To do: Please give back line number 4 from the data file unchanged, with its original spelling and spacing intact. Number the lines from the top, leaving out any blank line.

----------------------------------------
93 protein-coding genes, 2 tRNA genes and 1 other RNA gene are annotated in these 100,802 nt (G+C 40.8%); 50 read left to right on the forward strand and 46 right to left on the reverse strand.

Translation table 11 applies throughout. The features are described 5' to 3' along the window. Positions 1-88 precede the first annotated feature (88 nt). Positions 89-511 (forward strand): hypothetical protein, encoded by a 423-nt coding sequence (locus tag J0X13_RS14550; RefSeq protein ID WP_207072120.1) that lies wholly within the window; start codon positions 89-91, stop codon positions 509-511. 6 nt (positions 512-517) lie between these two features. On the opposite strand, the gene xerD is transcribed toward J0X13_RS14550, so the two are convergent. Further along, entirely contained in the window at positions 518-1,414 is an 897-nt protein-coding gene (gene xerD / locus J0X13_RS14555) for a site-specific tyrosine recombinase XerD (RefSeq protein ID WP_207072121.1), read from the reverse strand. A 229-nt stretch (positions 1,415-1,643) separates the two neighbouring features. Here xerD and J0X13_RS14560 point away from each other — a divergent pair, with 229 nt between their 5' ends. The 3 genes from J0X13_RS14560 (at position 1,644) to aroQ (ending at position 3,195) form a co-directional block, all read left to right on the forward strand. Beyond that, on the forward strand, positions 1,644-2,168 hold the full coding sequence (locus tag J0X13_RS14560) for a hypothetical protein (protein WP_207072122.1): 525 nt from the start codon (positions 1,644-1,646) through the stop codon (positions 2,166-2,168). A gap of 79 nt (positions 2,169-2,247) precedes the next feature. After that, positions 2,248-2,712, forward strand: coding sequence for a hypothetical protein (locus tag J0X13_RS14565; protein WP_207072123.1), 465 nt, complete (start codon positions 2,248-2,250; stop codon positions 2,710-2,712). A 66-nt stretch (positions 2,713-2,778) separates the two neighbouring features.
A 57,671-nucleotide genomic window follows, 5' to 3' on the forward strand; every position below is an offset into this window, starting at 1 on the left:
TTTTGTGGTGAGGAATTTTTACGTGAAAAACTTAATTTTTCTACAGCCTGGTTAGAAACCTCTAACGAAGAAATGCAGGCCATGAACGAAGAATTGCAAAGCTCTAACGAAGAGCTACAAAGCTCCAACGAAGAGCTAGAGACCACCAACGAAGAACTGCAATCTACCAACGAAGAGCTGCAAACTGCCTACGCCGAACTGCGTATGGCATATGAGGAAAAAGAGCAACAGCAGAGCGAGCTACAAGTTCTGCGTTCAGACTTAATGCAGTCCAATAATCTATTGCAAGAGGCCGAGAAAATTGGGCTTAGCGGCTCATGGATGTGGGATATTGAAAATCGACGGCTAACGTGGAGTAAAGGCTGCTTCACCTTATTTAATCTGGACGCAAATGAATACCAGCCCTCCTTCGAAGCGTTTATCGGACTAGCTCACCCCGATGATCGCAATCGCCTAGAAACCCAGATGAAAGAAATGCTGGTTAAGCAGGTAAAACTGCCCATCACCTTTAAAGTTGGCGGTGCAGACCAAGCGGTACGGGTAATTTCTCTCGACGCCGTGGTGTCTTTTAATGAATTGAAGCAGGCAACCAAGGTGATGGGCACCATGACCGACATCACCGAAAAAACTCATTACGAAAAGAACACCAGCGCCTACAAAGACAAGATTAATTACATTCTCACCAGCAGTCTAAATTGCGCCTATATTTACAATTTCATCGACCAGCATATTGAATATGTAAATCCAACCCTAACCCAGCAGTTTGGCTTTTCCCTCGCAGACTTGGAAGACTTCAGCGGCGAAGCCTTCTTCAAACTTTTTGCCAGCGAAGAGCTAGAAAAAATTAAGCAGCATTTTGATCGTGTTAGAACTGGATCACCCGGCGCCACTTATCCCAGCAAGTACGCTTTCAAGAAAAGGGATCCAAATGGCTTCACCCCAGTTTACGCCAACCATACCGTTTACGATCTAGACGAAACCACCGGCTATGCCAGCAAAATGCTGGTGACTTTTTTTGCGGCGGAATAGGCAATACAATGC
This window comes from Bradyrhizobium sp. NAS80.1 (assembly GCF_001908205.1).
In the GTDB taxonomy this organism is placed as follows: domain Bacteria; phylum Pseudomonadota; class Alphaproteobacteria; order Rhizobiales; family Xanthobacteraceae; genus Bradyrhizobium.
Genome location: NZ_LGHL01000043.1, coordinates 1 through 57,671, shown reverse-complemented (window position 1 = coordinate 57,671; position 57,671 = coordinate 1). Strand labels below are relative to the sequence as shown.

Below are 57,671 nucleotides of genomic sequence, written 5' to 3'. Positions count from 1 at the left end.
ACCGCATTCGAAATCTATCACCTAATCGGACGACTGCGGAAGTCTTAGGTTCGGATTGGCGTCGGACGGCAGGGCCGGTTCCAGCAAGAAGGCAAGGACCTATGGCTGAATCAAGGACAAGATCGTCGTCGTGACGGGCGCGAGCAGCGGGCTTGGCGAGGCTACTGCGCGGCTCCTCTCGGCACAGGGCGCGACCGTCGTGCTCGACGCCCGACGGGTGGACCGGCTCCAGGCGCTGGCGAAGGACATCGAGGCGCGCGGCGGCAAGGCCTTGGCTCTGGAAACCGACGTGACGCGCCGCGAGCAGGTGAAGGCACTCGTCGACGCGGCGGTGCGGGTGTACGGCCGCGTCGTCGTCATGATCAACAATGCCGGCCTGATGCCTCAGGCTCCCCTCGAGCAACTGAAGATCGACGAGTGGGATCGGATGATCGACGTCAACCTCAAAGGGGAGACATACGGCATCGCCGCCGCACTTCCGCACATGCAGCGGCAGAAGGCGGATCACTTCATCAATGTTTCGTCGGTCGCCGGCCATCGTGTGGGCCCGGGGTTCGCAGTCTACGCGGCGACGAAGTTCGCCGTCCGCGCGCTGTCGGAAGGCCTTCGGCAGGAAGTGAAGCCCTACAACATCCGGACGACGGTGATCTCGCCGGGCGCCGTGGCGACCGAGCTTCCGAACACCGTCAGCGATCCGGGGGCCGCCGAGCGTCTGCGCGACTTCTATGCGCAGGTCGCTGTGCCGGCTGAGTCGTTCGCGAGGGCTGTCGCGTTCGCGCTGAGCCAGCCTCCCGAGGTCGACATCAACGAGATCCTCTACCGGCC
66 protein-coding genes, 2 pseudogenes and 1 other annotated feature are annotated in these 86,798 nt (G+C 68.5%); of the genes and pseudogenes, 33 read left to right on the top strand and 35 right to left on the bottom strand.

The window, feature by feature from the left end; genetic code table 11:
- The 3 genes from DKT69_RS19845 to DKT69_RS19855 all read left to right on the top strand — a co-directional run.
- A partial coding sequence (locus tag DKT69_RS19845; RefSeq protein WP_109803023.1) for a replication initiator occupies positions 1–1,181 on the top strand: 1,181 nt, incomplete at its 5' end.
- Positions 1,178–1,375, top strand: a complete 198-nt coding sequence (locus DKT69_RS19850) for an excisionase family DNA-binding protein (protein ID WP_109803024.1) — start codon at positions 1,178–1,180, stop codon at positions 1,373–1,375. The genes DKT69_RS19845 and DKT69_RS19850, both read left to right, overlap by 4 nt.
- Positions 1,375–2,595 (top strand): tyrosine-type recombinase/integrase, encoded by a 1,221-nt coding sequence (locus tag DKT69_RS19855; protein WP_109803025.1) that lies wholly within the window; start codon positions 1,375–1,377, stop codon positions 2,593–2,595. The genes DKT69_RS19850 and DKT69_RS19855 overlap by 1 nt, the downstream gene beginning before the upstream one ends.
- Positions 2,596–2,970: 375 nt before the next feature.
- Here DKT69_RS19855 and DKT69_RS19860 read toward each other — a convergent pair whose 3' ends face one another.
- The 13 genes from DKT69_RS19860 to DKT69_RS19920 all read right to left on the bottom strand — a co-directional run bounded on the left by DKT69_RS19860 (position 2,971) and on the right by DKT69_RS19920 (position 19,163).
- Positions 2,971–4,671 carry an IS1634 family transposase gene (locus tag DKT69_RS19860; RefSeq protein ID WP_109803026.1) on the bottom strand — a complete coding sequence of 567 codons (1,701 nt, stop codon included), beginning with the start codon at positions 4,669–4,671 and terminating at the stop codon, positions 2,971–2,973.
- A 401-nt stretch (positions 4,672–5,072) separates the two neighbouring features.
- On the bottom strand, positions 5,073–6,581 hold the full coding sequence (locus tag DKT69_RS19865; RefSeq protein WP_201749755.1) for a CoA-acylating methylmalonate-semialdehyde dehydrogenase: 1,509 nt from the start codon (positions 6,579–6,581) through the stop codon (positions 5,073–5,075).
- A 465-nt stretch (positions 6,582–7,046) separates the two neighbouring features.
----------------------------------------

TTTTGTGGTGAGGAATTTTTACGTGAAAAACTTAATTTTTCTACAGCCTGGTTAGAAACCTCTAACGAAGAAATGCAGGCCATGAACGAAGAATTGCAAAGCTCTAACGAAGAGCTACAAAGCTCCAACGAAGAGCTAGAGACCACCAACGAAGAACTGCAATCTACCAACGAAGAGCTGCAAACTGCCTACGCCGAACTGCGTATGGCATATGAGGAAAAAGAGCAACAGCAGAGCGAGCTACAAGTTCTGCGTTCAGACTTAATGCAGTCCAATAATCTATTGCAAGAGGCCGAGAAAATTGGGCTTAGCGGCTCATGGATGTGGGATATTGAAAATCGACGGCTAACGTGGAGTAAAGGCTGCTTCACCTTATTTAATCTGGACGCAAATGAATACCAGCCCTCCTTCGAAGCGTTTATCGGACTAGCTCACCCCGATGATCGCAATCGCCTAGAAACCCAGATGAAAGAAATGCTGGTTAAGCAGGTAAAACTGCCCATCACCTTTAAAGTTGGCGGTGCAGACCAAGCGGTACGGGTAATTTCTCTCGACGCCGTGGTGTCTTTTAATGAATTGAAGCAGGCAACCAAGGTGATGGGCACCATGACCGACATCACCGAAAAAACTCATTACGAAAAGAACACCAGCGCCTACAAAGACAAGATTAATTACATTCTCACCAGCAGTCTAAATTGCGCCTATATTTACAATTTCATCGACCAGCATATTGAATATGTAAATCCAACCCTAACCCAGCAGTTTGGCTTTTCCCTCGCAGACTTGGAAGACTTCAGCGGCGAAGCCTTCTTCAAACTTTTTGCCAGCGAAGAGCTAGAAAAAATTAAGCAGCATTTTGATCGTGTTAGAACTGGATCACCCGGCGCCACTTATCCCAGCAAGTACGCTTTCAAGAAAAGGGATCCAAATGGCTTCACCCCAGTTTACGCCAACCATACCGTTTACGATCTAGACGAAACCACCGGCTATGCCAGCAAAATGCTGGTGACTTTTTTTGCGGCGGAATAGGCAATACAATGC